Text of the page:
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The U.S. Consumer Product Safety Commission (CPSC) is warning consumers to be careful with e-scooters, e-bikes, and hoverboards. Injuries are on the rise, and many are serious and require visits to hospital emergency rooms.

E-Scooters Getting More and More Popular as Accidents Increase

Global e-scooter stats show that the e-scooter market is skyrocketing as more people switch from private and public transport to e-scooters. The vehicles are environmentally friendly, affordable, and fun, with recent surveys finding that people are using them more and more for commuting instead of leisure, which was their primary use in the past.

A study performed by scooter rental company Bird found that 50 percent of users took their scooters to and from work, while 29 percent used them to connect to public transport. Nearly a quarter (23 percent) used scooters to replace a ride-hail or taxi trip.

As these vehicles become more popular, though, the number of accidents is increasing. Between 2017 and 2020, there was more than 190,000 emergency room (ED) visits due to these products, which the CPSC calls “micro-mobility products.” That was a 70 percent increase, with more people injured each year:

  • 34,000 in 2017
  • 44,000 in 2018
  • 54,800 in 2019
  • 57,800 in 2020

Most of the increase was due to accidents involving e-scooters—their number increased three-fold from 7,700 in 2017 to 25,400 in 2020. Injuries most often occur in the upper and lower limbs, as well as the head and neck. The CPSC is also aware of at least 71 fatalities that occurred over the study period.

How to Stay Safe While Riding an E-scooter

Though a 2020 study in Germany showed e-scooters to be generally safe—and perhaps even safer than bicycles—the CPSC warns that hazards associated with these products fall into three broad areas:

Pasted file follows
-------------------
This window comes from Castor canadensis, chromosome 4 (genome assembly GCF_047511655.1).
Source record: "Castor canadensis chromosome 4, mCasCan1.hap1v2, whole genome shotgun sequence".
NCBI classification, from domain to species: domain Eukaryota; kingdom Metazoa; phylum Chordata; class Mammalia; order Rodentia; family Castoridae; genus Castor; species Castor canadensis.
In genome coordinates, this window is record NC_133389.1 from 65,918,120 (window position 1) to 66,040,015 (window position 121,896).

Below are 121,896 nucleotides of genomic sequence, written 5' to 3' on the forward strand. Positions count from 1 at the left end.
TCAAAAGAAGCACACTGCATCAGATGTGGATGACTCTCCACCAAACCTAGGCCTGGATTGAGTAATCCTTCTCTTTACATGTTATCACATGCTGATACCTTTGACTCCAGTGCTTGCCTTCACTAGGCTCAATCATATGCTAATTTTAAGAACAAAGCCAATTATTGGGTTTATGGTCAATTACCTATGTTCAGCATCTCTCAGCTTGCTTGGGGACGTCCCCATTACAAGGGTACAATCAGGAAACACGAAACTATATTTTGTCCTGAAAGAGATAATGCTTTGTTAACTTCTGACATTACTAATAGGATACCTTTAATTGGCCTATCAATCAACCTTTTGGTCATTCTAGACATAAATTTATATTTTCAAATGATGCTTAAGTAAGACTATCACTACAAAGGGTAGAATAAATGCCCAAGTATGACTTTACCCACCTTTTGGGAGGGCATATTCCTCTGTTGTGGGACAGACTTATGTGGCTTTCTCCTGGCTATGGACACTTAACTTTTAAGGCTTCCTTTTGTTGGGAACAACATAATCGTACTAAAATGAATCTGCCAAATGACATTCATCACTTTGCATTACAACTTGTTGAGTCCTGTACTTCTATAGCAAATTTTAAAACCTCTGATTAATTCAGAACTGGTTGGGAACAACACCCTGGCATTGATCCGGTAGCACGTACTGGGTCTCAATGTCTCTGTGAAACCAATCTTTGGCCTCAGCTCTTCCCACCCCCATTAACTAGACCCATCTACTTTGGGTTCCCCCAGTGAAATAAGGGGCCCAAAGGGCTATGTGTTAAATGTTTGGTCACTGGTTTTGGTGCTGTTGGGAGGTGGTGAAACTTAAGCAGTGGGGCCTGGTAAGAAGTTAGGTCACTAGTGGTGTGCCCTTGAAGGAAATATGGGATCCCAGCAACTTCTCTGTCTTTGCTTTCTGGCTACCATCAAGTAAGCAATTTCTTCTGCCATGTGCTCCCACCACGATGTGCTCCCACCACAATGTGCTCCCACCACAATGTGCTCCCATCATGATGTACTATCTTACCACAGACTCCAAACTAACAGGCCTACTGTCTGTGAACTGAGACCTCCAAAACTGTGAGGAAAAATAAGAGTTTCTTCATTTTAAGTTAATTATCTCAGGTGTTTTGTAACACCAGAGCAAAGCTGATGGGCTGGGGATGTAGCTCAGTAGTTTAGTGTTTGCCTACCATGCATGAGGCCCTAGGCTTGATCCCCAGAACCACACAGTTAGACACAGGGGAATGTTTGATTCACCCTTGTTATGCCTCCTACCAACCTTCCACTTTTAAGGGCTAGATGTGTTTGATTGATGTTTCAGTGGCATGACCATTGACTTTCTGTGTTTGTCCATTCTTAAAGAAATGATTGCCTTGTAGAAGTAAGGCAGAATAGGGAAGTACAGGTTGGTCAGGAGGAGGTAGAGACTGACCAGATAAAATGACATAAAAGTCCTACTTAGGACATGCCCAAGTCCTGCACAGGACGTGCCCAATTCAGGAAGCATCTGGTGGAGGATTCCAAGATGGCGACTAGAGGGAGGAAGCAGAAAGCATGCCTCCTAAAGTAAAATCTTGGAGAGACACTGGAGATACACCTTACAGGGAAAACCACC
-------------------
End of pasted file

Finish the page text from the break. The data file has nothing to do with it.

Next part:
1. Mechanical—something goes wrong with the e-scooter (or hoverboard or e-bike)
  2. Electrical—the scooter malfunctions or runs out of battery power
  3. Human factors—the rider is speeding or riding recklessly

The Insurance Institute for Highway Safety (IIHS) looked at the data on e-scooter injuries and found that e-scooter riders suffered injuries more frequently per mile traveled than bicyclists (contradicting the German study findings), but that bicyclists were three times as likely as scooter riders to be hit by motor vehicles.

Scooter riders, meanwhile, were twice as likely as bicyclists to get injured because of a pothole or crack in the pavement, signpost, or curb. Nearly three out of 5 e-scooter riders were injured while riding on the sidewalk, whereas only one in five were injured riding in the bike lane.

This has led to confusion and difficulty when it comes to exactly where e-scooters should ride. Cities are dealing with that issue now. Some safety precautions, however, can help:

  • Always wear a helmet. In the IIHS study, e-scooter riders suffered concussions, loss of consciousness, and skull fractures more often than bicyclists, with only 2 percent of the injured riders wearing a helmet, compared to 66 percent of bicyclists treated in the emergency room.
  • Before riding a scooter, check it for any damage. Make sure the brakes, lights, tires, and bell are in good shape.
  • Don’t speed. Travel at a moderate pace that allows you to stay safe.
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